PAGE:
Symbolic Frame

The Symbolic Frame uses meaning and beliefs to create a culture. In any organization, there are values, rituals, and stories that make up the environment and symbols that support a cause. Symbolic interpretation creates unity and adds meaning to the culture of an organization. The Symbolic Frame will connect the culture of the organization and roots to student identities.

Cliff Huie and Doris Reimer embracing an Immanuel's House community member during the community meal.Sewing group working on Immanuel's House Christmas Stockings

Eight years ago, my three friends, Carmen Winiarski, Pastor Karen Erskine-Valentine, and Pastor Millie Rivera, and myself (Mary Gunderson King) were seeing a need for a place that welcomed folks who were homeless, struggling with mental health issues, and/or dealing with substance abuse.

A lit candle.

Lit Candle: Each time a candle is lit at Immanuel’s House, it symbolizes God’s peace and presence in that space, but a lit candle also represents the light within each person that comes to Immanuel’s House and the presence and energy they give to one another. (Photo by Mary Gunderson King, 2018)

We  saw a need for a church that wasn’t just about being a Sunday morning worship space, but a church that lived out loving neighbor throughout the week as much as that was possible.   The four of us had been working at a United Methodist Church together serving the minority community, but the congregation really was struggling to allow a very different community into their church.  They felt uncomfortable and unsafe.  So we found it critical to start a church that jumped right into walking alongside the impoverished community and wrestling through some of the issues folks carried.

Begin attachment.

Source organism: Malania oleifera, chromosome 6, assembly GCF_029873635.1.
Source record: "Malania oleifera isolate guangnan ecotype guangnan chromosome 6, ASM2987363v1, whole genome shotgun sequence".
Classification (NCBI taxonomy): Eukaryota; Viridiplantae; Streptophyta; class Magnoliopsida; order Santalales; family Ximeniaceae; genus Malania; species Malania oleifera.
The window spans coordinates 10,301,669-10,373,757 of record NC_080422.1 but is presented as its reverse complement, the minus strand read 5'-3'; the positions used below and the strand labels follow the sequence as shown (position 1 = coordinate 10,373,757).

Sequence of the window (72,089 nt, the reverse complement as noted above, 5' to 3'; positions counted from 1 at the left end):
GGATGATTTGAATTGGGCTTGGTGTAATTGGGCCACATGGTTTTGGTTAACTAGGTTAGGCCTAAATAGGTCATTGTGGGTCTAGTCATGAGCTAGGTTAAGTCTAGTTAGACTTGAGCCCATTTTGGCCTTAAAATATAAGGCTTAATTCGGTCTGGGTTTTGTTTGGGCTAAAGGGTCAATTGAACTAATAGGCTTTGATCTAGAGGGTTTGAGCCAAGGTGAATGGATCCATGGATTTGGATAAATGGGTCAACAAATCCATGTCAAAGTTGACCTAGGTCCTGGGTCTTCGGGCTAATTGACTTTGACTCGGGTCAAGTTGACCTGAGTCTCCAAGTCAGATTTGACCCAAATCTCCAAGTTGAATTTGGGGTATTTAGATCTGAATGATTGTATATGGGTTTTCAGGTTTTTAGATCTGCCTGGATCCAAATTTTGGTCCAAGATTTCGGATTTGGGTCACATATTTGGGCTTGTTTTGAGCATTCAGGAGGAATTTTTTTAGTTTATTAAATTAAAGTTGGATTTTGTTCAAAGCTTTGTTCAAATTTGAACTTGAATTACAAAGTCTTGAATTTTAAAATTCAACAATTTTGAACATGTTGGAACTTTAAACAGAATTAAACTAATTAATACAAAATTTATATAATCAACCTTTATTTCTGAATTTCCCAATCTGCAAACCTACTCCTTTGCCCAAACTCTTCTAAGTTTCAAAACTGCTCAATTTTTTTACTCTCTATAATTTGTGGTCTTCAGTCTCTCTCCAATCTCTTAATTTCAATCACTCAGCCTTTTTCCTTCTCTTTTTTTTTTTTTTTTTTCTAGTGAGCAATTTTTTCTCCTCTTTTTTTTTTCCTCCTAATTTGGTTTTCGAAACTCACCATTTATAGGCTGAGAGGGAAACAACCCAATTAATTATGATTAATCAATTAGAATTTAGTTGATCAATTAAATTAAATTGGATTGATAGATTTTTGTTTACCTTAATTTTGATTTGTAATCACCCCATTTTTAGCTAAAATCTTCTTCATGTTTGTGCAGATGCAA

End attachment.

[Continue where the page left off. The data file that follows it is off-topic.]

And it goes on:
Hands enfolding a cup of coffee.

A Cup of Coffee: Hospitality and inviting people into a peaceful space is a crucial ministry of Immanuel’s House. A cup of coffee provides not only an opportunity for comfort and warmth, but as as well as building needed friendships. (Photo by Mary Gunderson King, 2018)

We were aware that the issues that folks faced in poverty were and are incredibly complicated and it takes spiritual and physical care as well as simply building relationship to help bring someone to a place of peace and stability in their life.  A weekly community meal was not enough to address the greater need that many of the folks in poverty dealt with.  Their stories needed to be heard, their faces needed to be seen, and truly they just needed to be embraced as a beloved human being.  They needed a church to say to them we’ll be present with you.  The presence really could only take place by creating a space of hospitality, a place where during the week people could stop by and rest and become a part of a loving and supportive community.


It didn’t take too long till we realized that many of the folks we were serving were in and out of the local jail in Martinsburg.  This spawned a Recovery Bible Study specifically with the women at Eastern Regional Jail as there was already a ministry for the men there.   Other ministries have evolved at Immanuel’s House, but love and hospitality are at the core of who we are and what we do, no matter the particulars of the ministry.


We have had changes in our core team over time.  Both Pastor Millie Rivera and Carmen Winiarski have stepped into new journeys in their life, but they both left profound blessings upon Immanuel’s House.  Much to our joy, Doris Reimer and Cliff Huie joined the core team and have woven their unique spirit with Immanuel’s House.



Gunderson King, M.  (2017). Broken We Are One [Online image].  Retrieved September 17, 2018 from

Gunderson King, M.  (2017). Immanuel’s House Sewing Group at Immanuel’s House in Martinsburg  [Online image].  Retrieved September 17, 2018 from

Gunderson King, M. (2018). A Lit Candle [Uploaded image].

Gunderson King, M. (2018). Hands Enfolding a Cup of Coffee [Uploaded image].

Comments are closed.